WASHINGTON – Speaker Nancy Pelosi on Wednesday rejected two of House Minority Leader Kevin McCarthy’s picks for the Jan. 6 Select Committee: Reps. Jim Banks, R-Ind., and Jim Jordan, R-Ohio.
“With respect for the integrity of the investigation, with an insistence on the truth and with concern about statements made and actions taken by these Members, I must reject the recommendations of Representatives Banks and Jordan to the Select Committee,” the California Democrat said in a statement.
Pelosi said she was prepared to appoint Republican Reps. Rodney Davis of Illinois, Kelly Armstrong of North Dakota and Troy Nehls of Texas and asked McCarthy to put forth two additional picks rather than Banks and Jordan.
“I have spoken with him (McCarthy) this morning about the objections raised about Representatives Jim Banks and Jim Jordan and the impact their appointments may have on the integrity of the investigation,” Pelosi said.
McCarthy indicated Wednesday he might pull all of his members out and not participate.
“This represents an egregious abuse of power and will irreparably damage this institution. ... Unless Speaker Pelosi reverses course and seats all five Republican nominees, Republicans will not be party to their sham process and will instead pursue our own investigation of the facts,” he said in a statement.
After McCarthy announced his picks Monday, Banks, chair of the Republican Study Committee, said in a statement that Pelosi created the panel to “malign conservatives” but added that he would work to provide Americans with the facts surrounding the attack.
“I have accepted Leader McCarthy’s appointment to this committee because we need leaders who will force the Democrats and the media to answer questions so far ignored,” the Indiana Republican said in a statement. “Among them, why was the Capitol unprepared and vulnerable to attack on January 6?”
After his selection, Jordan told Newsmax: “I want to serve because we know what this is. This is impeachment round three. This is to go after President Trump, and I don‘t frankly blame the Democrats for doing this because what else they got?”
In the wake of Pelosi’s blocking him, Jordan sent a short statement: “Speaker Pelosi just admitted the obvious, that the January 6th Select Committee is nothing more than a partisan political charade.”
Nehls, Banks and Jordan all voted to overturn the 2020 election results during the counting of electoral votes on Jan. 6, after the attacks on the Capitol by a mob egged on by then-President Donald Trump.
Under the framework of the Select Committee resolution, Pelosi gets eight picks and an additional five are appointed by McCarthy, but in consultation with Pelosi, meaning she has the power to veto any of McCarthy’s choices.
House Republican Leadership, led by McCarthy, opposed legislation that would have established a bipartisan, independent commission to investigate the Jan. 6 attack, with similar parameters as the 9/11 commission.
That would have created a 10-person bipartisan panel appointed by congressional leaders in both parties. It ultimately failed on a procedural vote in the Senate.
Many Republicans had qualms that the commission’s scope was not broad enough. However, John Katko, a New York Republican and the ranking member on the Homeland Security Committee, who crafted the legislation in a bipartisan manner with Homeland Security Chairman Bennie Thompson, D-Miss., said the commission could have the flexibility to include components outside the Jan. 6 attack.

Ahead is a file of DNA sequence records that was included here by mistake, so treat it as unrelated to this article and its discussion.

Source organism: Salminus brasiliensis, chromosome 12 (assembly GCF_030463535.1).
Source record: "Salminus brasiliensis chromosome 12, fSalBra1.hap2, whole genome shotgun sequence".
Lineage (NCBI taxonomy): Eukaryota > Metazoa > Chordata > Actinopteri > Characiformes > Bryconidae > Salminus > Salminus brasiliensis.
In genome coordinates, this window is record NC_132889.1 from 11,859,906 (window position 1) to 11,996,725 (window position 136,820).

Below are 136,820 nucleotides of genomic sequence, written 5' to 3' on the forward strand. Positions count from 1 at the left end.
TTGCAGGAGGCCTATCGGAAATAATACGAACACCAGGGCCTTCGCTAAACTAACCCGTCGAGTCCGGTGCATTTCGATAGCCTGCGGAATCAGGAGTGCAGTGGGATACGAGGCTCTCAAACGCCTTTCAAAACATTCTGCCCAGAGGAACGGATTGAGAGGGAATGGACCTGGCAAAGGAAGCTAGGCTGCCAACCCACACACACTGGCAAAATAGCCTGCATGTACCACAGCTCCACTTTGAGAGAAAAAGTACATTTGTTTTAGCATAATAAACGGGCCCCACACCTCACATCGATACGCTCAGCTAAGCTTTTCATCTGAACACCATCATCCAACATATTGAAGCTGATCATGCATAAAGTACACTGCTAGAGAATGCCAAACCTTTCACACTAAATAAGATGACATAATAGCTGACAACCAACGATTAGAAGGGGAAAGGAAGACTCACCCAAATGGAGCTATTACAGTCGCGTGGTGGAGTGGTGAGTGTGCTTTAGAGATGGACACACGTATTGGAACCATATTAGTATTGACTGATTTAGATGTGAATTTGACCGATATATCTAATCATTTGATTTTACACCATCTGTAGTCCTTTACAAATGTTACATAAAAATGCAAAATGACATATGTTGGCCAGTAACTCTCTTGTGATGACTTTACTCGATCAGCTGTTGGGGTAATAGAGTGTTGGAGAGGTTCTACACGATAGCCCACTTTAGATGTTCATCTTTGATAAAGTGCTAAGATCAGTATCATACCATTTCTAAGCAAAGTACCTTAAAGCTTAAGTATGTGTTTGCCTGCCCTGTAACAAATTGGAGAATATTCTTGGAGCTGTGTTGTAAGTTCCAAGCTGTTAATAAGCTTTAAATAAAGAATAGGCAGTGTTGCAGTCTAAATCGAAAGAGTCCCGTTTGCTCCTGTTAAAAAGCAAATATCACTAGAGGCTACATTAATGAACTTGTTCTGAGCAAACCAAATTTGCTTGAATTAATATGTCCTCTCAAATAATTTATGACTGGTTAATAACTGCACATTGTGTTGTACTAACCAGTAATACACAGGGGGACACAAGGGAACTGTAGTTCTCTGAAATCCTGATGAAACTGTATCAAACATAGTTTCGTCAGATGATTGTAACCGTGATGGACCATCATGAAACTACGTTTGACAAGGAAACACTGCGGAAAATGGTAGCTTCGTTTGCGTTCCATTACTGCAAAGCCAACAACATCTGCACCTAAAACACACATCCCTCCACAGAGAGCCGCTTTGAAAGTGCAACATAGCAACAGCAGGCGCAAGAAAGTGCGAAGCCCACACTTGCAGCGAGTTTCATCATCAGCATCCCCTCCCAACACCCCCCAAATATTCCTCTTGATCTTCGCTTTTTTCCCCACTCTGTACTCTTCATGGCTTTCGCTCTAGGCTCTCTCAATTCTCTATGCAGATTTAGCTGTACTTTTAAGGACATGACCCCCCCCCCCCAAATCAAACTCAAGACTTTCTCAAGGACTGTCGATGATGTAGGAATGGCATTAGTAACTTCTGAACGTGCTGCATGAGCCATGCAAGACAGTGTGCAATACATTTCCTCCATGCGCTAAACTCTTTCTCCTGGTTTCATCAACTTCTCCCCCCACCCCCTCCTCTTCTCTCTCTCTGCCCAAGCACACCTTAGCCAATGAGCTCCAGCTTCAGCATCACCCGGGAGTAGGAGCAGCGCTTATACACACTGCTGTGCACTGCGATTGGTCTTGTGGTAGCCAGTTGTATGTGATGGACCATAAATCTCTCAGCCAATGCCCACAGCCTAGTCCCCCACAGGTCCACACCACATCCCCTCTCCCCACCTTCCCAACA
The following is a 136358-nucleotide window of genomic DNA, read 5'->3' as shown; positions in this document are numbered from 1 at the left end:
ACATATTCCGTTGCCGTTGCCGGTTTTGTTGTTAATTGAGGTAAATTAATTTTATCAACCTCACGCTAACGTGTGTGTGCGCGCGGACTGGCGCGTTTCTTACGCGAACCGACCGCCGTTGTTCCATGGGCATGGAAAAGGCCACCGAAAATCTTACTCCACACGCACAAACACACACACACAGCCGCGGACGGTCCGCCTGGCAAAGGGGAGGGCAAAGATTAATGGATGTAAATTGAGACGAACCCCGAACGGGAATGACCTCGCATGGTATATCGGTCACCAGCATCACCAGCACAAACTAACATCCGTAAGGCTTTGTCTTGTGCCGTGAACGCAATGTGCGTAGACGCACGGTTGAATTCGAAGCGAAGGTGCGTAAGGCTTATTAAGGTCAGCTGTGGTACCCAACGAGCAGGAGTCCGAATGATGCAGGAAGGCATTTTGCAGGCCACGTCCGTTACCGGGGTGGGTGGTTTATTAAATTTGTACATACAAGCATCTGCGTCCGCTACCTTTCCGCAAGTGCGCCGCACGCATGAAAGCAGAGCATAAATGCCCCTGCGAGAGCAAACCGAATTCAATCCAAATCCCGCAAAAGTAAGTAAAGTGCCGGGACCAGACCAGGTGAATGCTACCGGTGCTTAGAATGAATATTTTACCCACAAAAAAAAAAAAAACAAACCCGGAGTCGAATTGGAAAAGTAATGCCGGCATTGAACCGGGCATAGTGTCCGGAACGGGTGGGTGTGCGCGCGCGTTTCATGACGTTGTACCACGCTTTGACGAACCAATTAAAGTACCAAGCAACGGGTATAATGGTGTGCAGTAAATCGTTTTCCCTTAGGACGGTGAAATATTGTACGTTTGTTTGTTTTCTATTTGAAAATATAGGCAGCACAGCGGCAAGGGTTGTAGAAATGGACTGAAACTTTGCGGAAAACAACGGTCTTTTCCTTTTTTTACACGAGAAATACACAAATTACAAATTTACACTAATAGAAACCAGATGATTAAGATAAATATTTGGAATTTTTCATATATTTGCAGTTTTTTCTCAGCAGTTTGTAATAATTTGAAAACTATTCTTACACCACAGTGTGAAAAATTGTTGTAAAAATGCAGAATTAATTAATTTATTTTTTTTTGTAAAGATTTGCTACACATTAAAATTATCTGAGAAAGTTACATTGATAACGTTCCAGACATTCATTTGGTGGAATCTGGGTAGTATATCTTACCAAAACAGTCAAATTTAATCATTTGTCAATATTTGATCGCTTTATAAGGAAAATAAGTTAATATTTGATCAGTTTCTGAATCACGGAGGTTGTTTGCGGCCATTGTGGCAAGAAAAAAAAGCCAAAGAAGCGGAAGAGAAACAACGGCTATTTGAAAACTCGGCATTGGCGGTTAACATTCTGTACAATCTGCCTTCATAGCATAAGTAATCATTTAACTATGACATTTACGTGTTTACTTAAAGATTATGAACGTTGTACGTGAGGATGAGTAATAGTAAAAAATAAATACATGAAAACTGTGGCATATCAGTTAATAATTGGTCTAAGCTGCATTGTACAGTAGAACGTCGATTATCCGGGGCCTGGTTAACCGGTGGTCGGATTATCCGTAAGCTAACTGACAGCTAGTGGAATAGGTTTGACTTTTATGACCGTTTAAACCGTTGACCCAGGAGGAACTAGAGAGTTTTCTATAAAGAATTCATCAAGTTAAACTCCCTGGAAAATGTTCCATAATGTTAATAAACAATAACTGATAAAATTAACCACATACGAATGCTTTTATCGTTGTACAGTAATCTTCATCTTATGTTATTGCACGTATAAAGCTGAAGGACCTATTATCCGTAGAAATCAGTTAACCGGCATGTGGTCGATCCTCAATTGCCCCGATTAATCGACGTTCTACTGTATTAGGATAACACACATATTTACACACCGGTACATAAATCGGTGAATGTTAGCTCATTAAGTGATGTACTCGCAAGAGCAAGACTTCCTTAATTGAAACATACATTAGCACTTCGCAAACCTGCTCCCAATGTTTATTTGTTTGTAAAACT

“How much that commission will exercise that flexibility, that depends on the commissioners,” Katko said at the time the commission was being considered.
But at a Wednesday press conference Pelosi’s announcement, McCarthy said the scope of the commission was not wide ranging enough.
He said, as Republicans argued at the time of the commission vote, that it didn’t allow them to investigate other incidents, such as the attack that killed Capitol Police Officer Billy Evans on April 2.
“We had an officer killed beyond that day on Good Friday, but Pelosi would only let us with a scope this far,” McCarthy said, although it was unclear how that related to opposing the commission.
He also questioned whether Pelosi was “afraid” of the questions Jordan would pose as a member of the select committee.
But Democrats pushed back on McCarthy’s motives as well.
“Republicans rejected a commission in which there would have been equal opportunity to appoint people. When we moved to the alternate, which was a select committee, Kevin McCarthy once again chose to name people who would disrupt the proceedings,” Rep. Adam B. Schiff, D-Calif., a member of the select committee, said. “So he’s demonstrated he’s not serious about this.”
Pelosi announced her eight choices on July 1, including Wyoming Rep. Liz Cheney, who was kicked out as GOP Conference chair, the party’s No. 3 position in leadership, for criticizing Trump’s lies about election fraud.
Thompson is set to chair the 13-member select committee. Pelosi also named Democrats Schiff, Zoe Lofgren and Pete Aguilar of California, Jamie Raskin of Maryland, Elaine Luria of Virginia and Stephanie Murphy of Florida to the select committee.
Thompson said the panel would not be deterred from its mission, regardless of GOP positioning on it.